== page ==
A BLAST FROM THE PAST

About books, movies, cooking, and advice
Decorating, shopping, and finding the best price
Life, love and raising kids
Along with do-hickeys, what-cha-ma-call-its, and thing-a-ma-jigs
We’re just two Texas girls
Straight from the sticks
The only thing we won’t gab about
Is religion and politics!

A Blast From The Past

Ann: While doing some spring cleaning, I came across a book I’d bought many years ago, The Verse by the Side of the Road, The Story of the Burma-Shave Signs, by Frank Rowsome, Jr.

Some of you will remember this clever advertising campaign, which lasted from 1925 until 1963. The rhyming jingles for a brushless shave cream were displayed on a series of small wooden signs spaced 100 feet apart along roadways across rural America.

The company, Burma Vita Inc., was operated by Clinton Odell and his son, Allan, who suggested using the roadside idea. For the first three years, Allan and his father wrote the jingles, but when their poetic muse ran out, they sponsored a nationwide contest, awarding $100 for each of the 25 best. Some of the annual contests received more than 50,000 entries!

Some were naughty and never made it past the first round of judging. Boy, wouldn’t you like to read those entries! By today’s standards, I’ll bet they weren’t that bad!

Here’s one of the most the popular:

He had the ring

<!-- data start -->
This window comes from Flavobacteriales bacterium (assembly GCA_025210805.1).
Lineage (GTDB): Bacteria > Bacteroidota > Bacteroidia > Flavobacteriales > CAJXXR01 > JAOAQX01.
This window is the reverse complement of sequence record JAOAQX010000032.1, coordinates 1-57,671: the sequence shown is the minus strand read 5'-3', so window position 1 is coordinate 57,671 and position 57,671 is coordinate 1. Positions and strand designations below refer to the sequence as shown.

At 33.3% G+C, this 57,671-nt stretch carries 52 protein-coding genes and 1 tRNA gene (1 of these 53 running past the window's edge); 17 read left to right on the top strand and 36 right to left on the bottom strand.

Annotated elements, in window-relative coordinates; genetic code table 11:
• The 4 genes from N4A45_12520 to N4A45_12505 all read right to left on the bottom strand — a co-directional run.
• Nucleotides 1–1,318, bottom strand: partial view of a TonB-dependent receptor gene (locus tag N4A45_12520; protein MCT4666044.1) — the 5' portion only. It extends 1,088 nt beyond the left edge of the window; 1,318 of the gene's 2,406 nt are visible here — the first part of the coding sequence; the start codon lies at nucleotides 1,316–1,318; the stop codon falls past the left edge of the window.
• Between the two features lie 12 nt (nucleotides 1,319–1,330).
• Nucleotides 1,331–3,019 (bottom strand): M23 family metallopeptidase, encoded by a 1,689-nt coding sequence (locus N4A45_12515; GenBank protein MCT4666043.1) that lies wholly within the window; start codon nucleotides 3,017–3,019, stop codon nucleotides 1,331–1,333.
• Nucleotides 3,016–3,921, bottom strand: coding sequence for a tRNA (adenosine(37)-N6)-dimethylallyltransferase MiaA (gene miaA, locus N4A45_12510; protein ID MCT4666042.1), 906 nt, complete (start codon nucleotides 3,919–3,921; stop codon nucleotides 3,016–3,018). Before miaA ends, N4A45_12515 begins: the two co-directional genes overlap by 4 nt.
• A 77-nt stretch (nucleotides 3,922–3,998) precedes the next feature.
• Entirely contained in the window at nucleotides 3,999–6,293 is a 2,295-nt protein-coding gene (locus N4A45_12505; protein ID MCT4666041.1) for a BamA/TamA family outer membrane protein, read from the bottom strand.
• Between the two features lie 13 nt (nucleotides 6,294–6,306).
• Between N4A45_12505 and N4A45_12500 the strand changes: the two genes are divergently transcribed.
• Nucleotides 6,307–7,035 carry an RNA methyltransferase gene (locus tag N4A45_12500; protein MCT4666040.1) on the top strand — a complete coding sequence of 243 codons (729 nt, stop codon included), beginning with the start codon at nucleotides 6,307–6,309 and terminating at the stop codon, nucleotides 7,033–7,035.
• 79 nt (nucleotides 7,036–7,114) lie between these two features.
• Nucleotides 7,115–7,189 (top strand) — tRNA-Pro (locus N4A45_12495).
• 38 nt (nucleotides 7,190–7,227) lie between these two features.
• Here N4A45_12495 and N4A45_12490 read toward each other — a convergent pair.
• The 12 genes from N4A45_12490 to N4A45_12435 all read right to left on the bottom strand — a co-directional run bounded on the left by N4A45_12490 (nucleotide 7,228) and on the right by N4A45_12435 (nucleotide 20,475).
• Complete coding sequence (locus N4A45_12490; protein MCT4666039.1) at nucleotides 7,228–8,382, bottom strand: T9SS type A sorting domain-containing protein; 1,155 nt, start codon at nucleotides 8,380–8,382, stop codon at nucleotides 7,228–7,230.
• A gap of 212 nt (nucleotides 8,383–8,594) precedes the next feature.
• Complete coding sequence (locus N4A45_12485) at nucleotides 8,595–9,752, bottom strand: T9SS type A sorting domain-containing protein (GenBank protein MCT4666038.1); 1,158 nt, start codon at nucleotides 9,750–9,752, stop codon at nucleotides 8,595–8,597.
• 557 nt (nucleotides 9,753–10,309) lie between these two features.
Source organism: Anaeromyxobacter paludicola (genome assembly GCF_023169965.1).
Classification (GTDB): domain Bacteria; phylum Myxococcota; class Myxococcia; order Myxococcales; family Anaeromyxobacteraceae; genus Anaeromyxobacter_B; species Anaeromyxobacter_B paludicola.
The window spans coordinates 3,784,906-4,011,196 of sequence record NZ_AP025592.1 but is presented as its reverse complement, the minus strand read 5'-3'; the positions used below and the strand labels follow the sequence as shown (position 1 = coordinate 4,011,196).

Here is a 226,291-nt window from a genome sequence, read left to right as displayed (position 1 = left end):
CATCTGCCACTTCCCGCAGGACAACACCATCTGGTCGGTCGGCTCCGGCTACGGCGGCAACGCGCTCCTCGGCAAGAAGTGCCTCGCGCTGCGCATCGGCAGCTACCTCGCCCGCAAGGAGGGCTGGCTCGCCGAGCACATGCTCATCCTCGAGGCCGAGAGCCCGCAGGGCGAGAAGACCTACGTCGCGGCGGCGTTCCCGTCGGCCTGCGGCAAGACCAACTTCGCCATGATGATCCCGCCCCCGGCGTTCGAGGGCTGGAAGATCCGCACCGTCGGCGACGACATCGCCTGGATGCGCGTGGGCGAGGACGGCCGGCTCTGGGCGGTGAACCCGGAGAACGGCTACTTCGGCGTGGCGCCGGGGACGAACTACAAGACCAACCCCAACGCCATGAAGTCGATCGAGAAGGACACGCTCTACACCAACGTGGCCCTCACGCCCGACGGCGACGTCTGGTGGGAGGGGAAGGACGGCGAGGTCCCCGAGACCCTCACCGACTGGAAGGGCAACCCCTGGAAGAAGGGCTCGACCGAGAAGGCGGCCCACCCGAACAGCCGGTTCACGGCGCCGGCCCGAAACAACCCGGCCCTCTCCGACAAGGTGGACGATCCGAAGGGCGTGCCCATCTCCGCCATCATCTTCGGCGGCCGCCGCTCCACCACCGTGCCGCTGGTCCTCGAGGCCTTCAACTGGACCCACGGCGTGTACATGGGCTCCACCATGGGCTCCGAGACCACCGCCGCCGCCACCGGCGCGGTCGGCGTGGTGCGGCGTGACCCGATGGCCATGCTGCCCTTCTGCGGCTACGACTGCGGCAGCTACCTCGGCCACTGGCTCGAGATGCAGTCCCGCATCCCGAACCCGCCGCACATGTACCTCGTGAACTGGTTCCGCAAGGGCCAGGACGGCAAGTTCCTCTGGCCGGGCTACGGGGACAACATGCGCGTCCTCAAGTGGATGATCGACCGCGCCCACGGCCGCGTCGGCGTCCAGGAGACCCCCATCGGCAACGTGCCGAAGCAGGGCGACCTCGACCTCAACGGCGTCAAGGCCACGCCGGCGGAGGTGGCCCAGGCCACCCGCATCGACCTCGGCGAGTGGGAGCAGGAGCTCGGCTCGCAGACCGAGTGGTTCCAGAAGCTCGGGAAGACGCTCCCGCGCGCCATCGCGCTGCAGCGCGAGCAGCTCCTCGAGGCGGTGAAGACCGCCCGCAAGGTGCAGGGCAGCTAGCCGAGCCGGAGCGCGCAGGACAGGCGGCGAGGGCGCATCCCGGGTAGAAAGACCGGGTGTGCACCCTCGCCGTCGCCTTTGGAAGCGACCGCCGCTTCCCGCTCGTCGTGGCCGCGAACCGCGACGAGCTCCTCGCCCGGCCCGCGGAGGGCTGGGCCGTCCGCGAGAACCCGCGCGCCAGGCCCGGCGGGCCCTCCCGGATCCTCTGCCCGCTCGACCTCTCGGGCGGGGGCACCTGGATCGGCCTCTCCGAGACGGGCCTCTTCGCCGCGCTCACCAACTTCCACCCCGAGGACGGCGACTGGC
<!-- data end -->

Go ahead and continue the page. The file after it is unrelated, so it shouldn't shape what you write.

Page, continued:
He had the flat

But she felt his chin

And that was that.

Burma-Shave

Wanna take a stab at writing one? We’re not paying any money, but it might be interesting to see a modern take on the jingle. And we’ll share the one we like the best on our next blog!

Here’s Ann’s offering:

His cheeks were covered

In five o’clock stubble

Canoodling with him

Was too much trouble.

Burma Shave

Here’s Susan’s:

Short, balding, chubby

And missing teeth

But with cheeks like baby.

He couldn’t keep the girls away.

Burma Shave.

Susan: Talking about seeing these signs reminds me of road trips I’ve taken through the years—no fun when I was growing up. Three girls crammed together in the backseat of a mustang with black interior and no a/c. You either sat behind Daddy and got singed by flying ash (he smoked) or in the middle (with him yelling at you to duck your head because he couldn’t see) or behind Mama. He didn’t play the radio. And we drove for hours without a bathroom break. If I didn’t have a book, I read all the road signs. I knew exactly how far we were from the next Stuckey’s, Dairy Queen, or souvenir shop. (Not that we ever stopped) Things changed when I got married. My husband and I used to drive up in the hill country—nothing more relaxing than traveling down those back roads, listening to music, looking at the scenery.

Don’t forget to try your hand at writing a Burma Shave jingle. Leave it in the comments!

Winner of two eBooks from a previous post is Cindy Bright! BIG congrats, Cindy, and thanks for taking the time to read and comment on our blog.

Find out more about Ann Everett/Emma Ames: https://www.anneverett.com

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